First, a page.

He signed with Dodgers and played for their minor league affiliate in Jacksonville, but his struggles at the plate continued. The vertigo eventually subsided, but standing in the box, Greenberg says that he would, reflexively, "bail" on inside pitches. "Eventually the subconscious became conscious," he says. Marooned in backwaters of Arkansas or Tennessee, he would analyze and re-analyze his game. Never one to let his thoughts go unexpressed, most every night, he'd call his father with a Eureka! revelation. I need a different bat. My hands are wrong. I have a little hitch in my hitch. 'I got it, dad. I know what I'm doing wrong!' he recalls. "Then I'd go 1 for 5 and do it again."

Talk about having your equilibrium thrown out of whack: With his winning attitude and advanced baseball cortex, Greenberg had always mastered the mental side of the game. Now, it was his nemesis. "I've learned about the psychology of baseball," he says. "At the end of the day, was I depressed? Yes. What kid wouldn't be? You go from the big leagues, realizing your dream, to nowhere to be found."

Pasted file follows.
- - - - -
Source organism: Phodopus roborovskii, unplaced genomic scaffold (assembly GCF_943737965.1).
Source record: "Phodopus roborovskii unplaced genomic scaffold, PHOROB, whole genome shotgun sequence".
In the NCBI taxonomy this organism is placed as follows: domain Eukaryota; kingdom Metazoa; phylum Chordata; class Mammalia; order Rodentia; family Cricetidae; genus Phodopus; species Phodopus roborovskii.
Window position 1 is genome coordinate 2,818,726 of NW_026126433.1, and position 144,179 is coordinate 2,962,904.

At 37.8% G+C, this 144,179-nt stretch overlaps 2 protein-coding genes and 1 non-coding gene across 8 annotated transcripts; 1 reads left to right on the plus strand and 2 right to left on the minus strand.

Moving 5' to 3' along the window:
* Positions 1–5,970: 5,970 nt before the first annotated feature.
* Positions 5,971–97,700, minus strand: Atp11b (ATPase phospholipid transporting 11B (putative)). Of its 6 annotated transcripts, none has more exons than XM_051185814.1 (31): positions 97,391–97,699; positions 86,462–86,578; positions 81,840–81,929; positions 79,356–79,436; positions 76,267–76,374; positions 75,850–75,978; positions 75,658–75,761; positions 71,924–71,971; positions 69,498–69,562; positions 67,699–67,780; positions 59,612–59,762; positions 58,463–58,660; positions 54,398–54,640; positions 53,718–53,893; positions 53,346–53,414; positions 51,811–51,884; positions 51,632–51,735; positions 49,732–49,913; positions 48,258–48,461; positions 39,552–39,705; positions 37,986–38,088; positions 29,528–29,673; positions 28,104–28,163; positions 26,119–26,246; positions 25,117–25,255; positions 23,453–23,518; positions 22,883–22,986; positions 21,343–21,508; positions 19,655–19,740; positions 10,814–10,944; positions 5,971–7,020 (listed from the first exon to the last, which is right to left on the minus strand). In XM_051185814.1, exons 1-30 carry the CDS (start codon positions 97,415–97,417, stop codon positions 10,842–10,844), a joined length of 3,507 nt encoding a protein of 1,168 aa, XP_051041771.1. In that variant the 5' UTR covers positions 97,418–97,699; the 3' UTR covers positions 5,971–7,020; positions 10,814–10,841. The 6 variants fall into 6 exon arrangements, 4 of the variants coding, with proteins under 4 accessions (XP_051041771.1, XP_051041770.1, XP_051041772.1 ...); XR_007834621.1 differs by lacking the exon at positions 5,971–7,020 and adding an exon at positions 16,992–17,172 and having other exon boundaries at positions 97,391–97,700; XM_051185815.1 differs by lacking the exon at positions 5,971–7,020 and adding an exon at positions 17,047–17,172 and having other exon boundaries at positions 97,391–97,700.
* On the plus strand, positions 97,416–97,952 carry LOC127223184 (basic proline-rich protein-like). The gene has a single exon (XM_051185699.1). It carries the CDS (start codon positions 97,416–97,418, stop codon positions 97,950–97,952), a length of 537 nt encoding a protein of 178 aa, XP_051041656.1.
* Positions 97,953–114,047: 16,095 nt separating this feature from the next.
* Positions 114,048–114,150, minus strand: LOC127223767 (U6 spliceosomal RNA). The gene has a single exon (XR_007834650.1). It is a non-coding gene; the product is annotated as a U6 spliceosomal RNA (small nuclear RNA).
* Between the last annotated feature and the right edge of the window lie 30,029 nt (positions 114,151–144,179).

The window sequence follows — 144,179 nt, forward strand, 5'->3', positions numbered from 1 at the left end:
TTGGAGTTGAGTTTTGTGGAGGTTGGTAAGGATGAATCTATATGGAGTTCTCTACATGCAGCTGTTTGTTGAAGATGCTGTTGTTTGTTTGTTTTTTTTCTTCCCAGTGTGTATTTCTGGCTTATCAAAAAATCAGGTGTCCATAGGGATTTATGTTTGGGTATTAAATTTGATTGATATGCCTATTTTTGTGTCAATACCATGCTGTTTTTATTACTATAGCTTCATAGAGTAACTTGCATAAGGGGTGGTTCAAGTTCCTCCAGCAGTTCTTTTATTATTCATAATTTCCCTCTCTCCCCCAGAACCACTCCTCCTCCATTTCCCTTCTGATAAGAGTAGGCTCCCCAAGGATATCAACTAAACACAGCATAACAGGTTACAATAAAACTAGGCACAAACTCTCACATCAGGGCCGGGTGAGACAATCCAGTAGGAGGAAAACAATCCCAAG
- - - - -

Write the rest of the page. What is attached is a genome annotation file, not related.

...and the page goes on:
By 2007, he was in the Royals' farm system. As centerfielder for the Double-A Wichita Wranglers, he played capably, leading the league in triples, ranking fifth in steals and patrolling centerfield. But after he failed to make the Royals' Triple A team in spring training 2008, the organization cut him loose. He'd heard the speech before. He was a "great guy" and "a credit to baseball," but ultimately, "it was a numbers game," and the calculus wasn't working out for him. It was around that time, the Greenbergs popped that bottle of Dom Perignon at a family function. Suddenly unemployed (and losing on his real estate investments), Greenberg was at a low point. Unexpectedly, he received a voicemail from Baker, his old manager. It was a garden variety "keep your head up" message of inspiration. But Greenberg was sufficiently touched that he still has the message stored on his phone, resaving it every 21 days. He and Baker, by this point the manager of the Reds, started to communicate -- everything from one-sentence emails to meaning-of-life conversations. "What happened to him is one of the low moments of my career," says Baker. "He's one of the finest young men I've met, confident and humble at the same time."